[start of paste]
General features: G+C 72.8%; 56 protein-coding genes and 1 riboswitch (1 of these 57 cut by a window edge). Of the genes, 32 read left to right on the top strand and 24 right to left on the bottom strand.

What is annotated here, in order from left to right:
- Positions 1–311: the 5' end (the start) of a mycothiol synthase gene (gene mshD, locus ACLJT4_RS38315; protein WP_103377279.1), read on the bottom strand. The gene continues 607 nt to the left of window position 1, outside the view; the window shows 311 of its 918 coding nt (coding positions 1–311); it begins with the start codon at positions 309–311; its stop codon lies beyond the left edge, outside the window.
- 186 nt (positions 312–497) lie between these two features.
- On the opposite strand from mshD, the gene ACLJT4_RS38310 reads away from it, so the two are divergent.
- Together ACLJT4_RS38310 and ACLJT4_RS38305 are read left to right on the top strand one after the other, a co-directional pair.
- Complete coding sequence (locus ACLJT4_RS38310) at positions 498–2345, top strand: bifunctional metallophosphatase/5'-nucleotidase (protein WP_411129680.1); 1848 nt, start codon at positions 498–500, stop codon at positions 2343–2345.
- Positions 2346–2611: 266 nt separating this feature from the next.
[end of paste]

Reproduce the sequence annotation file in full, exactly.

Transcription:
General features: G+C 72.8%; 56 protein-coding genes and 1 riboswitch (1 of these 57 cut by a window edge). Of the genes, 32 read left to right on the top strand and 24 right to left on the bottom strand.

What is annotated here, in order from left to right:
- Positions 1–311: the 5' end (the start) of a mycothiol synthase gene (gene mshD, locus ACLJT4_RS38315; protein WP_103377279.1), read on the bottom strand. The gene continues 607 nt to the left of window position 1, outside the view; the window shows 311 of its 918 coding nt (coding positions 1–311); it begins with the start codon at positions 309–311; its stop codon lies beyond the left edge, outside the window.
- 186 nt (positions 312–497) lie between these two features.
- On the opposite strand from mshD, the gene ACLJT4_RS38310 reads away from it, so the two are divergent.
- Together ACLJT4_RS38310 and ACLJT4_RS38305 are read left to right on the top strand one after the other, a co-directional pair.
- Complete coding sequence (locus ACLJT4_RS38310) at positions 498–2345, top strand: bifunctional metallophosphatase/5'-nucleotidase (protein WP_411129680.1); 1848 nt, start codon at positions 498–500, stop codon at positions 2343–2345.
- Positions 2346–2611: 266 nt separating this feature from the next.